Permits are required to set pots for the collection of whelks within the North Western IFCA district. The management measures set out within the Potting Permit Byelaw 2019, caps fishing efforts for vessels with an established track record of fishing whelk, to a 1000-pot limitation and vessels <10m without a track record to a 400-pot limitation. Fishers must submit monthly catch returns. The Potting Permit Byelaw requires fishers to fish in accordance with flexible permit conditions, which was introduced in anticipation of a boom in the whelk fishery, given a recent increase in value per tonne and increased interest in the fishery. Further management measures which have been introduced in the North Western IFCA district, which, as part of Byelaws 11 and 25, include the requirement of one sufficiently sized unobstructed escape hole located at the lowest part of the trap, and for pots to be marked by a flag on a perch, buoy or pole, 1 meter above the surface of the sea.

Vessels >12m in length are required to use Vessel Monitoring Systems (VMS) and record and report catch data electronically. Vessels <10m must have a licence and collect data on fishing effort and landings.

North Western IFCA district conducted a review of the management measures for sustainable whelk fishing, within the district, which involved engagement with local fishers and a review of the available scientific data on SOM, for the proposal of new whelk management measures ready for consultation. Subsequently, an annual increase over three years has been included in a new bylaw to increase the current MLS of 45mm, to 55mm in year 1, 65mm in year 2 and 75mm in year 3; based on local SOM data. This proposed increase and other management measures were deliberated upon and approved by the NWIFCA Committee (18th June 2020). When enacted this measure will be incorporated into the districts potting permit byelaw. NWIFCA continue to research whelk SOM within the district to support decisions on whelk management. The approved MLS increase is encouraging but is yet to be officially signed off by the Secretary of State and enforced within the district.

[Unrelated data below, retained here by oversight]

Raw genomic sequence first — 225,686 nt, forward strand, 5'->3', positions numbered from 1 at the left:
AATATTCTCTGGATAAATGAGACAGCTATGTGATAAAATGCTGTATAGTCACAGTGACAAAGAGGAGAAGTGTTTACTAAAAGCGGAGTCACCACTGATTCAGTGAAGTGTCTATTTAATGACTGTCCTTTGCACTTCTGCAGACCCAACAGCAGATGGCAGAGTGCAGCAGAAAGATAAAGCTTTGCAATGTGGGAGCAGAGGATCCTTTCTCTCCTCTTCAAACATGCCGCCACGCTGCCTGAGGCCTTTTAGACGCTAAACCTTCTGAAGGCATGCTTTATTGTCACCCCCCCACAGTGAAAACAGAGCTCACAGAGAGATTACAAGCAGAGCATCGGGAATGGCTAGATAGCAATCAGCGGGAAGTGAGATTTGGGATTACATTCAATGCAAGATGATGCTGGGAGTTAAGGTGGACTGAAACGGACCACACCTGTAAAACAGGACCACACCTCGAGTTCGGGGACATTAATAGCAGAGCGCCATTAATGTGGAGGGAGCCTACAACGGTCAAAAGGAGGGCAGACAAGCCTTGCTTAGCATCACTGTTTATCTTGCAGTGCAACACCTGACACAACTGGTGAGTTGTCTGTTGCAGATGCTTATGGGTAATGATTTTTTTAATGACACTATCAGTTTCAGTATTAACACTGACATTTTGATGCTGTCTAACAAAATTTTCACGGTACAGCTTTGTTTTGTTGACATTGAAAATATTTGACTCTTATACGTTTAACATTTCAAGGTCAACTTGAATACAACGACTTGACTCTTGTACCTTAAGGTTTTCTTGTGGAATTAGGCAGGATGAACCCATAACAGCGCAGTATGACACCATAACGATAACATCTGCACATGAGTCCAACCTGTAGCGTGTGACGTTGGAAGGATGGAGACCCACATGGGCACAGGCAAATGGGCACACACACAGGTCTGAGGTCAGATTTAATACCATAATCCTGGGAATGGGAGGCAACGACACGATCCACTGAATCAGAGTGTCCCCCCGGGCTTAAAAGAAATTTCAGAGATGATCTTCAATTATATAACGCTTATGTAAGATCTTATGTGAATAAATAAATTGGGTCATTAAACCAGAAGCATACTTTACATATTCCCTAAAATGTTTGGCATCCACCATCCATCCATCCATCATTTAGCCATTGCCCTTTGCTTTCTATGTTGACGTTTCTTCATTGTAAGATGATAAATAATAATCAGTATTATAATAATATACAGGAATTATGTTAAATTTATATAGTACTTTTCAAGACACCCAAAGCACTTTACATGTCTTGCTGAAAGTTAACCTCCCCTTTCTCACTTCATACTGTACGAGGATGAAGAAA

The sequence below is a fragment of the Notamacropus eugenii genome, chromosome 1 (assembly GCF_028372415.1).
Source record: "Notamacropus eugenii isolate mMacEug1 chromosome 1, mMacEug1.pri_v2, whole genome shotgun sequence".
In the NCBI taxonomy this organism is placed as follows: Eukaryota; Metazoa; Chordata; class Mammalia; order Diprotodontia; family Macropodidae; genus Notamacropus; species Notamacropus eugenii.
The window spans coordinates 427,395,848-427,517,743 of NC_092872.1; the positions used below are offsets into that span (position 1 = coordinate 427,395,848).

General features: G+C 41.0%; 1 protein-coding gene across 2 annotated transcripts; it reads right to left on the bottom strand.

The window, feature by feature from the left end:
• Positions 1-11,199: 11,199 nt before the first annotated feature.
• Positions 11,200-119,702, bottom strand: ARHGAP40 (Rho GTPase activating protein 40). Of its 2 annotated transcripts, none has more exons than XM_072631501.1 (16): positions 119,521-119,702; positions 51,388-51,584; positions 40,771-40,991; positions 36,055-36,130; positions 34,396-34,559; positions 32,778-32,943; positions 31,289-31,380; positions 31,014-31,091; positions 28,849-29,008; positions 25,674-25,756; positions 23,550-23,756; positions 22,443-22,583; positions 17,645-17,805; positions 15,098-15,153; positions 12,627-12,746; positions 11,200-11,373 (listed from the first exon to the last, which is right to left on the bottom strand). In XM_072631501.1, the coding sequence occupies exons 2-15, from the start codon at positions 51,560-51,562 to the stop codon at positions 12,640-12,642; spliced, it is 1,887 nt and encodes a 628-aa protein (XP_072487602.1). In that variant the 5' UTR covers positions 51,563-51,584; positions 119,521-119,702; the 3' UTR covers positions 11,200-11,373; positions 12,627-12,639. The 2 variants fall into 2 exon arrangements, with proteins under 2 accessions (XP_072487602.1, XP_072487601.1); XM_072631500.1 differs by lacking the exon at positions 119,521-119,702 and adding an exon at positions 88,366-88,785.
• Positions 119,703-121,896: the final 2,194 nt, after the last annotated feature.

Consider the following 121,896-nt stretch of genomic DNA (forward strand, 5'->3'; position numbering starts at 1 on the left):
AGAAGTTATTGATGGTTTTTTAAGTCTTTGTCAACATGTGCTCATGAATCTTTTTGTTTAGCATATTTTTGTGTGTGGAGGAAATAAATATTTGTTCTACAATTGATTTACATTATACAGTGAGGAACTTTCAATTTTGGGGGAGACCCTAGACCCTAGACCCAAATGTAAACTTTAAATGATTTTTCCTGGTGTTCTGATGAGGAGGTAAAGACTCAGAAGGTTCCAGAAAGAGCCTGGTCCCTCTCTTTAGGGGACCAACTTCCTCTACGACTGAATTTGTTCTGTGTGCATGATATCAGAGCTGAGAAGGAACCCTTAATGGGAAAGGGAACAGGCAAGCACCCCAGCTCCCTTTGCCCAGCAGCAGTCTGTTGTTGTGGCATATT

Indeed, several viable management strategies have been suggested by various IFCA districts to protect and rebuild overexploited stocks, including compulsory sorting based on defined length-width relationships, gear and effort constraints (e.g. limits on pot size and quantity), and closed seasons during important reproductive periods. An increase to the current MLS has been suggested as another feasible management measure in numerous studies. Such measures, could support better management of the stock within the districts alongside localised stock assessments.

The Whelk Working Group (WWG) was formed in 2019 to facilitate the exchange of information relating to the common whelk, Buccinum undatum, between Fisheries and Conservation Authorities (IFCAS), other government agencies, fisheries authorities, academics, researchers and others interested in whelk fisheries. WWG aims to help improve and develop the understanding of whelk and look at the advantages of joint working to develop appropriate management. WWG is comprised of representatives from organisations engaged in the provision of evidence, advice and management of the whelk fishery on a national level. The WWG offers encouraging opportunities for future growth of effective whelk management by working together to improve communication, collaboration and consistency.